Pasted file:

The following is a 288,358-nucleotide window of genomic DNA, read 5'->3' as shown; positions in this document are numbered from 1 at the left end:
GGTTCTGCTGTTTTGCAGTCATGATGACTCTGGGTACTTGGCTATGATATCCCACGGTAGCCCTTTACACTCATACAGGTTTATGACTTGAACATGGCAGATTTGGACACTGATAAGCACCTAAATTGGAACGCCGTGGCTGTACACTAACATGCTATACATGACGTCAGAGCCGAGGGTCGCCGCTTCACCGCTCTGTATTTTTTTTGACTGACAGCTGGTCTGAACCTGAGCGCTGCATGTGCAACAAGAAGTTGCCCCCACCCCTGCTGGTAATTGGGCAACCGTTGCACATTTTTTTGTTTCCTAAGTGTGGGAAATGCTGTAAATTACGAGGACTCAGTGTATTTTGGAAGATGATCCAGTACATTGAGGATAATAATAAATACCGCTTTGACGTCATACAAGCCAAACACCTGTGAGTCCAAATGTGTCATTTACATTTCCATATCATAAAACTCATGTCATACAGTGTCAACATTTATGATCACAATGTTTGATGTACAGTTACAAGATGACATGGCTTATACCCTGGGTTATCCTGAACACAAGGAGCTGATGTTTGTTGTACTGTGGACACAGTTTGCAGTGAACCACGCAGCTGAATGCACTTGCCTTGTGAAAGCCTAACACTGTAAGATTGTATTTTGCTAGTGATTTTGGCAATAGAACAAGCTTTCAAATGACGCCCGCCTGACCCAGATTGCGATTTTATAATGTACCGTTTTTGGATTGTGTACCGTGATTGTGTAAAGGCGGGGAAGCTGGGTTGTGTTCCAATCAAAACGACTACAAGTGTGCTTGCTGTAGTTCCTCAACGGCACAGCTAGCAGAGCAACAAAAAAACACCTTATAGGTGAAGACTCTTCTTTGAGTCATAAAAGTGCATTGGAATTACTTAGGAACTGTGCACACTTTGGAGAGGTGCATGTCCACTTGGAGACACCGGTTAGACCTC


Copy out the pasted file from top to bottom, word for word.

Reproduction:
The following is a 288,358-nucleotide window of genomic DNA, read 5'->3' as shown; positions in this document are numbered from 1 at the left end:
GGTTCTGCTGTTTTGCAGTCATGATGACTCTGGGTACTTGGCTATGATATCCCACGGTAGCCCTTTACACTCATACAGGTTTATGACTTGAACATGGCAGATTTGGACACTGATAAGCACCTAAATTGGAACGCCGTGGCTGTACACTAACATGCTATACATGACGTCAGAGCCGAGGGTCGCCGCTTCACCGCTCTGTATTTTTTTTGACTGACAGCTGGTCTGAACCTGAGCGCTGCATGTGCAACAAGAAGTTGCCCCCACCCCTGCTGGTAATTGGGCAACCGTTGCACATTTTTTTGTTTCCTAAGTGTGGGAAATGCTGTAAATTACGAGGACTCAGTGTATTTTGGAAGATGATCCAGTACATTGAGGATAATAATAAATACCGCTTTGACGTCATACAAGCCAAACACCTGTGAGTCCAAATGTGTCATTTACATTTCCATATCATAAAACTCATGTCATACAGTGTCAACATTTATGATCACAATGTTTGATGTACAGTTACAAGATGACATGGCTTATACCCTGGGTTATCCTGAACACAAGGAGCTGATGTTTGTTGTACTGTGGACACAGTTTGCAGTGAACCACGCAGCTGAATGCACTTGCCTTGTGAAAGCCTAACACTGTAAGATTGTATTTTGCTAGTGATTTTGGCAATAGAACAAGCTTTCAAATGACGCCCGCCTGACCCAGATTGCGATTTTATAATGTACCGTTTTTGGATTGTGTACCGTGATTGTGTAAAGGCGGGGAAGCTGGGTTGTGTTCCAATCAAAACGACTACAAGTGTGCTTGCTGTAGTTCCTCAACGGCACAGCTAGCAGAGCAACAAAAAAACACCTTATAGGTGAAGACTCTTCTTTGAGTCATAAAAGTGCATTGGAATTACTTAGGAACTGTGCACACTTTGGAGAGGTGCATGTCCACTTGGAGACACCGGTTAGACCTC